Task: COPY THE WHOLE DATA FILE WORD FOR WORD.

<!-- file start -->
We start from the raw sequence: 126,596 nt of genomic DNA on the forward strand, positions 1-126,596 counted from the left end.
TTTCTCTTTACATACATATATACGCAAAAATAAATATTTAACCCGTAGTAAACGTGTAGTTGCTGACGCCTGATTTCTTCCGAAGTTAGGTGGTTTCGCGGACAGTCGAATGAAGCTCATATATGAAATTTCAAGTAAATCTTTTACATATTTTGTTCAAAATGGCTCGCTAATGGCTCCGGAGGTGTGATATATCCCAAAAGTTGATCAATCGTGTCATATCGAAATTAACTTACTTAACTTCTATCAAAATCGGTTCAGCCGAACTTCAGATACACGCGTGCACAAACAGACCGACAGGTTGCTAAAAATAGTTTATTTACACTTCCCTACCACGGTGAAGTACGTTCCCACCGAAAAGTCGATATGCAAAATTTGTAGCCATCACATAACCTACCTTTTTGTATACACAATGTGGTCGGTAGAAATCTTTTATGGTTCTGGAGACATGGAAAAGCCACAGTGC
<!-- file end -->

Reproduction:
We start from the raw sequence: 126,596 nt of genomic DNA on the forward strand, positions 1-126,596 counted from the left end.
TTTCTCTTTACATACATATATACGCAAAAATAAATATTTAACCCGTAGTAAACGTGTAGTTGCTGACGCCTGATTTCTTCCGAAGTTAGGTGGTTTCGCGGACAGTCGAATGAAGCTCATATATGAAATTTCAAGTAAATCTTTTACATATTTTGTTCAAAATGGCTCGCTAATGGCTCCGGAGGTGTGATATATCCCAAAAGTTGATCAATCGTGTCATATCGAAATTAACTTACTTAACTTCTATCAAAATCGGTTCAGCCGAACTTCAGATACACGCGTGCACAAACAGACCGACAGGTTGCTAAAAATAGTTTATTTACACTTCCCTACCACGGTGAAGTACGTTCCCACCGAAAAGTCGATATGCAAAATTTGTAGCCATCACATAACCTACCTTTTTGTATACACAATGTGGTCGGTAGAAATCTTTTATGGTTCTGGAGACATGGAAAAGCCACAGTGC